My mother, Anna, and I were close. She died in 1989 and was frail towards the end of her life. She had a few heart attacks in her 60s that impacted her health. She was a mean card player and had a poker face you could never pick.
Musician Johnny Young at his home in Perth.
Mum was one of 13 children. As she was bright, a teacher told her mother she would make a good schoolteacher, but that was ignored and she was taken out of school at 11.
I am the youngest of four children and was born in Rotterdam, in the Netherlands. I have two older sisters and a brother but I had a different father. We came to Australia after World War II, went back to Europe for a short while, then moved to Perth when I was eight.
My dad [Jan de Jong] was taken by the Germans during the war and was away for several years. I was born after Mum had a relationship with someone else, but I am not ashamed of her. She had some horrible experiences – war and the Great Depression – and struggled with the stresses and strains of life. After the war my dad worked hard as a welder.
When mum wasn't feeling happy, she would put on the radio and we would sing along. She wanted to sing with a local choir as a young girl but as it was a Communist choir my grandmother wouldn't let her. She told me she'd stand outside and join in.
In Rotterdam I grew fond of my Aunty Maria. We weren't related – she was married to my father's brother – but she would let me collect eggs from the chook pen. I still love the smell of chook pens because it takes me back to her. She also gave me her husband's seaman wooden clock after he died. It was a precious memory she had of him, which she entrusted to me.
After I left Rotterdam, I didn't see Aunty Maria again for 34 years. Everyone told me she had died but I did my research and found her, aged 83, in a retirement village. When I walked in, she knew who I was and took me to her room. Next to her bed was a pile of photos; one of my family was on top. Three weeks later, she died. I felt she waited for me.
I am very close to my sisters, Cornellia and Antonia. They took me out with their boyfriends on the weekends to the footy. They were protective and loving.
I had my first girlfriend when I was barely four. She lived next door to us in Rotterdam and it was sad when we left to come to Australia. We went to kindergarten together and I met her again 34 years later. She was married with kids and had never forgotten me.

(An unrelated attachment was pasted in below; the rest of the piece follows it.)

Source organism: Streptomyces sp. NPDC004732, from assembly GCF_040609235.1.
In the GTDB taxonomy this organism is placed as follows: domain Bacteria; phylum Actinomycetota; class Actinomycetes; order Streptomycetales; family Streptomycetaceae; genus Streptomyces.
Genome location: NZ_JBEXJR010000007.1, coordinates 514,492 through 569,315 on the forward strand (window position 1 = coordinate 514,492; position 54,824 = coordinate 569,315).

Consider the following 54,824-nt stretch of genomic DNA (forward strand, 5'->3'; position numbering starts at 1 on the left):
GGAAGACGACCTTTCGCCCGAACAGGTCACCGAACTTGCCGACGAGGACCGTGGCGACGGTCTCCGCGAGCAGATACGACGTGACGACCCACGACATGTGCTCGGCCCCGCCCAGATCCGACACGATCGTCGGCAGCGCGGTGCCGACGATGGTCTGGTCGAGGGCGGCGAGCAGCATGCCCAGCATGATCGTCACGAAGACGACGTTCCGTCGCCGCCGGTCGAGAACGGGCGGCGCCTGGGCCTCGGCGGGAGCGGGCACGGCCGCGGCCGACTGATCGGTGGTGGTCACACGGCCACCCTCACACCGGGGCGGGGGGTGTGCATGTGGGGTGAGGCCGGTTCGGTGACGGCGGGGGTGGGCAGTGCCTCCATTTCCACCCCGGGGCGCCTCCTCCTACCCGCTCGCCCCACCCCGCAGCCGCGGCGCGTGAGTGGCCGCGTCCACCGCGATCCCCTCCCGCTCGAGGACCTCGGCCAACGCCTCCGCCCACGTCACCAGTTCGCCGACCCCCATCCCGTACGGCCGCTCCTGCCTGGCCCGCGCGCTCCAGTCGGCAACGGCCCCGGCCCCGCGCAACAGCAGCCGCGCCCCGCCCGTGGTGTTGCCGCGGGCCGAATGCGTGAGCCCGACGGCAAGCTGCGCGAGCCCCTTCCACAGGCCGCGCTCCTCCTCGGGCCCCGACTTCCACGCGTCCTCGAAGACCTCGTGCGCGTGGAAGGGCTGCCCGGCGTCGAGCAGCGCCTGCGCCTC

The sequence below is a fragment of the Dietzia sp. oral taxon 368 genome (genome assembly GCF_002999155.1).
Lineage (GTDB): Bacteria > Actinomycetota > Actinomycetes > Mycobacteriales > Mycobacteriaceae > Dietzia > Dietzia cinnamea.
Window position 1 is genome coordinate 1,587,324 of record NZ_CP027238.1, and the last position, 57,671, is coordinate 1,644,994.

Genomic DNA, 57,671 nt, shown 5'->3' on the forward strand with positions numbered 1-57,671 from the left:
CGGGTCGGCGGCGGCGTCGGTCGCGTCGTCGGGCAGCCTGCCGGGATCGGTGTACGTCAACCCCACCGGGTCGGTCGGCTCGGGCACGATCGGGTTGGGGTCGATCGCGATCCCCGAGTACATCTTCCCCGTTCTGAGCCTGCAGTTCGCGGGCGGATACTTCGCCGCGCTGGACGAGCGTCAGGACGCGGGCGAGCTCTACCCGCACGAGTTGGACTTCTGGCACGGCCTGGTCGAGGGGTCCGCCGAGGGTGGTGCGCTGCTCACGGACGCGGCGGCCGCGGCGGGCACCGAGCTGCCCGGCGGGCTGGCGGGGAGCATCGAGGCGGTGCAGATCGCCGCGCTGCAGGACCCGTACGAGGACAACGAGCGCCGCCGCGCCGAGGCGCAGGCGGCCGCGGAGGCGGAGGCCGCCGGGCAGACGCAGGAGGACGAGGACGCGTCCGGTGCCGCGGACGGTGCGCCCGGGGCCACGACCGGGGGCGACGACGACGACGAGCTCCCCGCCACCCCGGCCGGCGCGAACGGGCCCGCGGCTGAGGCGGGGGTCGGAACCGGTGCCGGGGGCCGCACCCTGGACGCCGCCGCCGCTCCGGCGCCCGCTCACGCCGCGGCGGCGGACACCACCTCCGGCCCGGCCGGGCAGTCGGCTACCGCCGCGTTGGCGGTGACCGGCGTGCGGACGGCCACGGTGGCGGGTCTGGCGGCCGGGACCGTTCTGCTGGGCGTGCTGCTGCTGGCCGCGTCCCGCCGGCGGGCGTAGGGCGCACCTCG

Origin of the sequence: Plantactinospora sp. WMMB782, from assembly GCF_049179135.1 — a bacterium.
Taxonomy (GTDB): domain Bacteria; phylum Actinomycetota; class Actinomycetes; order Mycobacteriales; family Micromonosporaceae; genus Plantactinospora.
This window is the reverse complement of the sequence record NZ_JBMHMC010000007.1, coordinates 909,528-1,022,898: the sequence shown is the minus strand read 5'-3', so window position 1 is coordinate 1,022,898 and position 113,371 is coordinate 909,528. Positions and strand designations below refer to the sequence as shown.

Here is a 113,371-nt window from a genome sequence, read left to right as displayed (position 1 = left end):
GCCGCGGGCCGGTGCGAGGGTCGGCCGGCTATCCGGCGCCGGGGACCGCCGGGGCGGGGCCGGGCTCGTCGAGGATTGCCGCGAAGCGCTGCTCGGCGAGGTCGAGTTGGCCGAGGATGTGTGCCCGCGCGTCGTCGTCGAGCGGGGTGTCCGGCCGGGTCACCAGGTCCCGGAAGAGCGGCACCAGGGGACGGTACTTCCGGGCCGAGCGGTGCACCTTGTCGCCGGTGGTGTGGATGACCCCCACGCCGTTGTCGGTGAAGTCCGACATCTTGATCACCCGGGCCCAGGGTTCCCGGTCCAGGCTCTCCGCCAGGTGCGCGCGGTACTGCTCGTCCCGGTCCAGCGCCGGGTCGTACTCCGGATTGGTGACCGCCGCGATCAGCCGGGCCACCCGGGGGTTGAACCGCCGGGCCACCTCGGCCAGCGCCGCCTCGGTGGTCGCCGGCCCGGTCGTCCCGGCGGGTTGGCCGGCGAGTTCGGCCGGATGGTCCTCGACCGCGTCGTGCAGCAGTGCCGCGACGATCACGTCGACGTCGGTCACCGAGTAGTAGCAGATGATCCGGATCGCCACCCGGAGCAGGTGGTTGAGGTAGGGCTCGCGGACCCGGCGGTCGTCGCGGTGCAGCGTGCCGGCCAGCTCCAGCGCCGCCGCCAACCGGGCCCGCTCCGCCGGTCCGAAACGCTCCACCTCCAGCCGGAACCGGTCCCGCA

The first time I saw girls in a different light was when I noticed Annette [Funicello] on The Mickey Mouse Club TV show when I was about nine. The show gave me the idea to do Young Talent Time.
By the time I was 13, I really started to notice girls and was confident enough to get up at dances and sing songs. I had a band at 14 and left school around the same time. Music gives you a great advantage … girls show interest just because of that.
I had a celebrity crush on Doris Day. I loved her comedic movies. She was a great actress and I think I liked her because my mother did as well.
I had many great years on Young Talent Time from 1971 to 1988, and forged life-long friendships, including with Tina Arena and her family and with the Minogues. One of my favourites, Jane Scali, holds a special place. She was with me at Young Talent Time for seven years. Her mum crocheted me a yellow bedspread over those years and gave it to me when Jane left the program. It still looks as good as the day she gave it to me.
I have two daughters [Anna and Fleur] and nine grandchildren. Sadly I lost my only son, Craig, three years ago to pancreatic cancer, aged 48. I was married to his mother, Jane; she was my childhood sweetheart and died from leukaemia in her 20s.
My daughters are from my second marriage to Cathy, which ended in 1995. I am a lot closer to the girls since Craig's death. Cathy and I were together for 20 years and even though our relationship ran out of steam, we are still friends.
I fell in love and married a third time. Marisha, my Polish-born wife, and I have been together 15 years and I am very happy to say everything has worked out in the end. I feel very lucky to have met her. I don't take anything for granted and treasure every moment.
Johnny Young is hosting a pop music cruise of Europe from June 26 to July 16. See travelrite.com.au or phone 1800 630 343.
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